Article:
Home > Articles > Software Development & Management

  • Print
  • + Share This
This chapter is from the book

This chapter is from the book

Engage in Conversation

I have tried to make it a habit of introducing myself to those I do not know, even prior to a formal introduction. I don't want awkward moments of silence or wondering whom an individual is while I wait for a host or common friend to make the introduction.

This practice has made it easier for me to strike up conversations in various public places. If I catch someone's eye, rather than perform the standard practice of quickly looking away and then struggling not to meet that person's eyes again, I'll simply say, "Hello, I'm Matt."

Such introductions generally lead to conversations. Conversations ultimately lead to the topic of profession and interest. And the conversations can progress from there.

To some, this exchange is natural. These people are natural people persons. I am sure this is how I come across. However, I want to emphasize that this is also a learned and developed skill. If you practice it enough times, it will feel less contrived and more natural.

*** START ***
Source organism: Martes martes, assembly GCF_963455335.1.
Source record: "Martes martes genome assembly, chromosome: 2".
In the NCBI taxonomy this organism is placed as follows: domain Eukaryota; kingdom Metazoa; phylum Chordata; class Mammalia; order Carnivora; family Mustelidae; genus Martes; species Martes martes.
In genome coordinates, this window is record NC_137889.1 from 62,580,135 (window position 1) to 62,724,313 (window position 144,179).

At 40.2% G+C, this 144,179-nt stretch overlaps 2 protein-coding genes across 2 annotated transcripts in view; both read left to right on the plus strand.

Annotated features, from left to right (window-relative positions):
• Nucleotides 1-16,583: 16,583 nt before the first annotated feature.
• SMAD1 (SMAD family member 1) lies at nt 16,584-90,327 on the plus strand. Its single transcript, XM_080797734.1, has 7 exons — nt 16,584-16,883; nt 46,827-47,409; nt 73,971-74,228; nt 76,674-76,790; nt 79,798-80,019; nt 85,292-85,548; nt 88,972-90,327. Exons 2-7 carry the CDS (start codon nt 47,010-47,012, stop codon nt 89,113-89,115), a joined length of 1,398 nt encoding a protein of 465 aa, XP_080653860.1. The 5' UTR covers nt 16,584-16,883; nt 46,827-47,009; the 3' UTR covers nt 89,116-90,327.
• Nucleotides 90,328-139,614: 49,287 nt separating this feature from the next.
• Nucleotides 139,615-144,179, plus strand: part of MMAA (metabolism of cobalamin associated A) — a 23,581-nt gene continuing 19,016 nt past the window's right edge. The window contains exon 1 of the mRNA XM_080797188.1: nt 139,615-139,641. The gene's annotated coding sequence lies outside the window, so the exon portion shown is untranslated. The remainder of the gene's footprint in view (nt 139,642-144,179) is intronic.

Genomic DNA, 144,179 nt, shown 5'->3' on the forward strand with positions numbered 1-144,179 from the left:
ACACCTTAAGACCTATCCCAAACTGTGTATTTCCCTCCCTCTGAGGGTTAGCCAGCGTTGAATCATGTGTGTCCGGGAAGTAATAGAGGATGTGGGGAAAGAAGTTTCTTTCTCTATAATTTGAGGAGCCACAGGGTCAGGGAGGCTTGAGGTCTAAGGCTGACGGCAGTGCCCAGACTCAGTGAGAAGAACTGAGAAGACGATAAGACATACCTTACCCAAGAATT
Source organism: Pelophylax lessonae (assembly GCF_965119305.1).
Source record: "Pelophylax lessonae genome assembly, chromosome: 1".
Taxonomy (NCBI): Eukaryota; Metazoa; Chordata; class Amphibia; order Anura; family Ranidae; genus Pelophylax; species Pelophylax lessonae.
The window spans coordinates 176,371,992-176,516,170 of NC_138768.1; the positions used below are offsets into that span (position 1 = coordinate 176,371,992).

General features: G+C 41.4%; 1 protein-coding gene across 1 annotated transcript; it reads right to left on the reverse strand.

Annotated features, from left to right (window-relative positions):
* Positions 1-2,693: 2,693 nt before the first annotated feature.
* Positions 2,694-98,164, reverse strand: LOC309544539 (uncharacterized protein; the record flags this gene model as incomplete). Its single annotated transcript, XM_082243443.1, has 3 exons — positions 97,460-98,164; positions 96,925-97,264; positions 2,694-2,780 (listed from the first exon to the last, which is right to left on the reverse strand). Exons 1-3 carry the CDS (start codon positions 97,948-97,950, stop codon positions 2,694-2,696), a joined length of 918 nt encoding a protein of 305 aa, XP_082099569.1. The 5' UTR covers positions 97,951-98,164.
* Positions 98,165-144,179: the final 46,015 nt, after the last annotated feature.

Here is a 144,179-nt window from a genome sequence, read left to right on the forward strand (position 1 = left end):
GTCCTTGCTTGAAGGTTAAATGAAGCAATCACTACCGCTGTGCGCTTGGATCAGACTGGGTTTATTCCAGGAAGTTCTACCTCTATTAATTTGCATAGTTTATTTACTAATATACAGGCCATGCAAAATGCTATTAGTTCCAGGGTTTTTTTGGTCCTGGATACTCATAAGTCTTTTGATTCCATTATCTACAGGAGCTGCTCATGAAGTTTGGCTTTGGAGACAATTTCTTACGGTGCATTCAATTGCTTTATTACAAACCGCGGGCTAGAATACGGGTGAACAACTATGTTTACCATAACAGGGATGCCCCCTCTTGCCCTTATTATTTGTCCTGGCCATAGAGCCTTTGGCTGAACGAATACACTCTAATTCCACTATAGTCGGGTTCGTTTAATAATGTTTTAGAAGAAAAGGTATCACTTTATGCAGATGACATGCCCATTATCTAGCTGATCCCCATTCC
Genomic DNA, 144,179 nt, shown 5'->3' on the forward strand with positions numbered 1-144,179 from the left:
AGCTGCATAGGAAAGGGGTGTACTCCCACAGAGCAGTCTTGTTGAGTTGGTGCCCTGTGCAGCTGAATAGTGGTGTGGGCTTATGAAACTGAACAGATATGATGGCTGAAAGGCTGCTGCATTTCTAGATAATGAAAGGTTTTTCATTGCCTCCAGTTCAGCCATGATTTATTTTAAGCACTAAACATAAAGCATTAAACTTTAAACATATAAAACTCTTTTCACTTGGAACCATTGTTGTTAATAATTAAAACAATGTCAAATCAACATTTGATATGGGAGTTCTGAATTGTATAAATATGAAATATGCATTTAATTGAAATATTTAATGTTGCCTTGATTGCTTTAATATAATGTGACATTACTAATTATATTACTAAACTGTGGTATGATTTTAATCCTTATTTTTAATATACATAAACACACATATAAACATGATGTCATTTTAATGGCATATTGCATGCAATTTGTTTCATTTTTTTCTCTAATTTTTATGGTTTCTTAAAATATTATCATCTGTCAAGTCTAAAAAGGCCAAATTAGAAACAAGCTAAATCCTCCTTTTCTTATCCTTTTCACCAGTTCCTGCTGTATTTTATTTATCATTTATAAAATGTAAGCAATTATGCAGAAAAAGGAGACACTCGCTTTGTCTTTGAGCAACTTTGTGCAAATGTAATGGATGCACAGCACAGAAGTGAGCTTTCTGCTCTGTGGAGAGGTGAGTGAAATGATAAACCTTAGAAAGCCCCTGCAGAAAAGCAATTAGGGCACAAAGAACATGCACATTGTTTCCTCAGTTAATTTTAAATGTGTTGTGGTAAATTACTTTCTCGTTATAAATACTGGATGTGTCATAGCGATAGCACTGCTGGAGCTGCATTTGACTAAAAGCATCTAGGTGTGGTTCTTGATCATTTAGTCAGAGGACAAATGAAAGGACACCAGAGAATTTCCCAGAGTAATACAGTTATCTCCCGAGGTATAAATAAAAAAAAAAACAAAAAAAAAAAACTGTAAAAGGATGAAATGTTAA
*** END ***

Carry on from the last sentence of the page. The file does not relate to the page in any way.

Just the other day, I was waiting for coffee and started a conversation with another patron. This man, as it turns out, runs a small insurance company. As we discussed our two areas of expertise, we were able to find a natural connection. We traded cards, and although we have conducted no formal business together, we are trading promising correspondence.

I am confident that he or one of his clients will need technology help in the future. But even if that's not the case, the two of us have developed a professional friendship, passing relevant information back and forth over e-mail.

  • + Share This
  • 🔖 Save To Your Account